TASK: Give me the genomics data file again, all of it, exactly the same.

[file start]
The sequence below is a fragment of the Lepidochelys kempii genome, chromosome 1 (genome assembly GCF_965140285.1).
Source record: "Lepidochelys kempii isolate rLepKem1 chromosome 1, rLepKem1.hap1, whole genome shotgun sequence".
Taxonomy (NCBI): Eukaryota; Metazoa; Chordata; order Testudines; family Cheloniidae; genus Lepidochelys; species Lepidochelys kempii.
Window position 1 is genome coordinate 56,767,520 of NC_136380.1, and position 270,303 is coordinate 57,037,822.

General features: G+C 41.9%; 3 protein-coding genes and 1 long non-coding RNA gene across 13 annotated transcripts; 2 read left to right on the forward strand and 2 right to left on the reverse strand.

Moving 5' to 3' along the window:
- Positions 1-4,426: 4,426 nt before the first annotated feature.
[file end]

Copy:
The sequence below is a fragment of the Lepidochelys kempii genome, chromosome 1 (genome assembly GCF_965140285.1).
Source record: "Lepidochelys kempii isolate rLepKem1 chromosome 1, rLepKem1.hap1, whole genome shotgun sequence".
Taxonomy (NCBI): Eukaryota; Metazoa; Chordata; order Testudines; family Cheloniidae; genus Lepidochelys; species Lepidochelys kempii.
Window position 1 is genome coordinate 56,767,520 of NC_136380.1, and position 270,303 is coordinate 57,037,822.

General features: G+C 41.9%; 3 protein-coding genes and 1 long non-coding RNA gene across 13 annotated transcripts; 2 read left to right on the forward strand and 2 right to left on the reverse strand.

Moving 5' to 3' along the window:
- Positions 1-4,426: 4,426 nt before the first annotated feature.